“I'm open to other suggestions, though.”
You're making plans to have dinner with another couple. You've suggested one restaurant, but you want to be flexible to other suggestions too. After writing your suggestion, you write this.
I'm open to other suggestions, though.
"Though" is similar to "but" and "however". It is usually used at the end of the sentence in spoken English:
I have a pilot's license. I haven't flown in almost 5 years, though.
In written English, it's more appropriate to use it between clauses:
I have a pilot's license, though I haven't flown in almost 5 years.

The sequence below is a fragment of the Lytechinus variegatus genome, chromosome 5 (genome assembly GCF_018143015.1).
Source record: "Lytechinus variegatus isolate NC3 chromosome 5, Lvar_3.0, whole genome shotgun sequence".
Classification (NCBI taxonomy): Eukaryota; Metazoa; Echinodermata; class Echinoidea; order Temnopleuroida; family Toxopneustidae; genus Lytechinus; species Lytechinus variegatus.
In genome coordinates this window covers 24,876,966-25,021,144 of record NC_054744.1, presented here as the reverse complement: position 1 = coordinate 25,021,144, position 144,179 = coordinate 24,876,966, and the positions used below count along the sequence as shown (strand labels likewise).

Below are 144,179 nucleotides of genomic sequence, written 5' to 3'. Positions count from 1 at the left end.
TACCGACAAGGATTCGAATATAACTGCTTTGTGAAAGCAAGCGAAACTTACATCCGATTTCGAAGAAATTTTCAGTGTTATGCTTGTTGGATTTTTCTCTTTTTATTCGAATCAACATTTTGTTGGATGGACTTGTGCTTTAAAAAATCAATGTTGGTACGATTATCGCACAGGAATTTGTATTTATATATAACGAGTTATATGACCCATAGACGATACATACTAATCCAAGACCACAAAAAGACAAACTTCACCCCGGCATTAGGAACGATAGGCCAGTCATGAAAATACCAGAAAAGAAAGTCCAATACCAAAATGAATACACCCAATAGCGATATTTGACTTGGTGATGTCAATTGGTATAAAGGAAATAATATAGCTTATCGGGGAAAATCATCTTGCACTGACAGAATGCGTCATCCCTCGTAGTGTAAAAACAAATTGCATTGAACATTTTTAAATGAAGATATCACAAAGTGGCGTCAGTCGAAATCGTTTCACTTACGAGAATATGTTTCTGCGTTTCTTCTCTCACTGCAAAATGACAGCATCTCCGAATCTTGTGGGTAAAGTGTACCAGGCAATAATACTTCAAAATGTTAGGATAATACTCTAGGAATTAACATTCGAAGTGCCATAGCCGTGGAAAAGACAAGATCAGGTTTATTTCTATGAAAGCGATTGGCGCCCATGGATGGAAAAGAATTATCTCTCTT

"However" can be used in the same way:
I do agree with the Prime Minister on defense, however.
"Though" is more casual than "however", though.
When you are "open to" a suggestion, it means that you might consider it. You don't mind thinking about it, and you might be convinced to follow the suggestion.
For example, if you're trying to pick a restaurant to eat at, and a friend asks you whether you like Ethiopian food, you might say:
I don't know. I've never had it. But I'm open to trying it.
You can ask someone whether they're open to a particular idea or suggestion:
Would you be open to the idea of selling your business if someone made a strong offer?
The opposite of "open to" is "not open to":
It seemed like she wasn't open to any other suggestions.
"Suggestions" are ideas that people suggest.
You can ask whether someone has suggestions when you encounter a problem:
A: What are you going to do?
B: I don't know. Do you have any suggestions?
You can also talk about your own suggestions:
I have a few suggestions, if you're interested.